Full-length hepatitis B virus core protein packages viral and heterologous RNA with similarly high levels of cooperativity

J. Zachary Porterfield, Mary Savari Dhason, Daniel D. Loeb, Michael Nassal, Stephen J. Stray, Adam Zlotnick

Research output: Contribution to journalArticlepeer-review

116 Scopus citations

Abstract

A critical feature of a viral life cycle is the ability to selectively package the viral genome. In vivo, phosphorylated hepatitis B virus (HBV) core protein specifically encapsidates a complex of pregenomic RNA (pgRNA) and viral polymerase; it has been suggested that packaging is specific for the complex. Here, we test the hypothesis that core protein has intrinsic specificity for pgRNA, independent of the polymerase. For these studies, we also evaluated the effect of core protein phosphorylation on assembly and RNA binding, using phosphorylated core protein and a phosphorylation mimic in which S155, S162, and S170 were mutated to glutamic acid. We have developed an in vitro system where capsids are disassembled and assembly-active core protein dimer is purified. With this protein, we have reassembled empty capsids and RNA-filled capsids. We found that core protein dimer bound and encapsidated both the HBV pregenomic RNA and heterologous RNA with high levels of cooperativity, irrespective of phosphorylation. In direct competition assays, no specificity for pregenomic RNA was observed. This suggests that another factor, such as the viral polymerase, is required for specific packaging. These results also beg the question of what prevents HBV core protein from assembling on nonviral RNA, preserving the protein for virus production.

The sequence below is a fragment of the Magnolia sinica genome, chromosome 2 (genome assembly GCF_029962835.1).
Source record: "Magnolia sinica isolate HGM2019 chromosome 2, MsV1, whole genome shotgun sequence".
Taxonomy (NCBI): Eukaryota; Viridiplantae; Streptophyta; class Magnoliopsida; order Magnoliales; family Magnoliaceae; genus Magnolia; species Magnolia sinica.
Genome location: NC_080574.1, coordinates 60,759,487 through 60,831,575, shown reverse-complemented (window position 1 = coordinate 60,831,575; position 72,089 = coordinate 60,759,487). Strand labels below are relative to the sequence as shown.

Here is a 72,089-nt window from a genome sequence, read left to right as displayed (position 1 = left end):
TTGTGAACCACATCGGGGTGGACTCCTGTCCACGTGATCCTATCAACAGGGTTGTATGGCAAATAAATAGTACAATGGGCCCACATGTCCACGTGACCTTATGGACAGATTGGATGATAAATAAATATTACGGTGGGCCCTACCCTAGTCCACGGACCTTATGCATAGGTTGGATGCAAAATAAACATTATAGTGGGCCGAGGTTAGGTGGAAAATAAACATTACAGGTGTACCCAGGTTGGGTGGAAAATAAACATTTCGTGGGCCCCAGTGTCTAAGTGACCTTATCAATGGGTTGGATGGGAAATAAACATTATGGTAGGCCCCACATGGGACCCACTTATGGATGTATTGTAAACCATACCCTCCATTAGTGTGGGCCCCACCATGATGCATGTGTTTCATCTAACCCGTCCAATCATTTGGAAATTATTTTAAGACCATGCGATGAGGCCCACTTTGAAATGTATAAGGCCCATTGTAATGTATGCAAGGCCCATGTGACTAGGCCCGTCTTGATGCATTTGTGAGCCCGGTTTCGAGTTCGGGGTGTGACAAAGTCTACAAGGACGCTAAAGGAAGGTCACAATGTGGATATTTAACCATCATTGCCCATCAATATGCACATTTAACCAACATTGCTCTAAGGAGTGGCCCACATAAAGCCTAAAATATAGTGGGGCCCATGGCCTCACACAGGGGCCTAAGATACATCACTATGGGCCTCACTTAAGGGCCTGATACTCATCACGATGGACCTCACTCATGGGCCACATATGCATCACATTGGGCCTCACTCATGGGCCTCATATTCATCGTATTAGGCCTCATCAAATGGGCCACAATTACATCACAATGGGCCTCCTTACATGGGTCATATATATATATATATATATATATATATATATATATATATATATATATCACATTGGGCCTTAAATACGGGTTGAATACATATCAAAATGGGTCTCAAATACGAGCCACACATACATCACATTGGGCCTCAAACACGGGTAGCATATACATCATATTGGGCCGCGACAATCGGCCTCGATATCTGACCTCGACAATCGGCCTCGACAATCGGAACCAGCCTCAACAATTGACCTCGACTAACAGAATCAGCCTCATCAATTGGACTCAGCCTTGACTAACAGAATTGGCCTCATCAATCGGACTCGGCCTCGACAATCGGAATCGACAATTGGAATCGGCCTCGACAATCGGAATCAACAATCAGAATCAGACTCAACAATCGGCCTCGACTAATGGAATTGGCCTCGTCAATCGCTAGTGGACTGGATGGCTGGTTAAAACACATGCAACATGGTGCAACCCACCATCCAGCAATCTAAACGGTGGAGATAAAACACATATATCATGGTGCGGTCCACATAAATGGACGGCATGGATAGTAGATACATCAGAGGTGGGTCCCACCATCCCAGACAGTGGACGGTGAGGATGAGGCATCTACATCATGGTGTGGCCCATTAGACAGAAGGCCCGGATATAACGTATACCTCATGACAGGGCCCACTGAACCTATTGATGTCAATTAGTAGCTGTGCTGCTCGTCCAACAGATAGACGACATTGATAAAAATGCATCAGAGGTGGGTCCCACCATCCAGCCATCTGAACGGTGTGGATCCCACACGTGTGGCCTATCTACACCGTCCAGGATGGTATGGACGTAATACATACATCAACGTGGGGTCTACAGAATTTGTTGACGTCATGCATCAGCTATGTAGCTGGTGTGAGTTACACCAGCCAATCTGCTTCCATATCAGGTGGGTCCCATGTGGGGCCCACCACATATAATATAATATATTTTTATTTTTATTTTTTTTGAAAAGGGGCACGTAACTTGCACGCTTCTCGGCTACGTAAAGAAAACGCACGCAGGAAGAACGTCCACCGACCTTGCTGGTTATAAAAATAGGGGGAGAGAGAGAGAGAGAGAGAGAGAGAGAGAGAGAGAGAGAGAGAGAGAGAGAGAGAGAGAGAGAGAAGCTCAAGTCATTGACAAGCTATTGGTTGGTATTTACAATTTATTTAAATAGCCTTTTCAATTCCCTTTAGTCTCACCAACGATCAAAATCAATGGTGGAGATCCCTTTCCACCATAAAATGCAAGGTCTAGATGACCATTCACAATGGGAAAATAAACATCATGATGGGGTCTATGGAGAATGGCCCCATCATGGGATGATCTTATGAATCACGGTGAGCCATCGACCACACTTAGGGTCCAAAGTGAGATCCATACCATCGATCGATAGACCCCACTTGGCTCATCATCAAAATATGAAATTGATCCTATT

Original languageEnglish
Pages (from-to)7174-7184
Number of pages11
JournalJournal of Virology
Volume84
Issue number14
DOIs
StatePublished - Jul 2010

ASJC Scopus subject areas

  • Microbiology
  • Immunology
  • Insect Science
  • Virology

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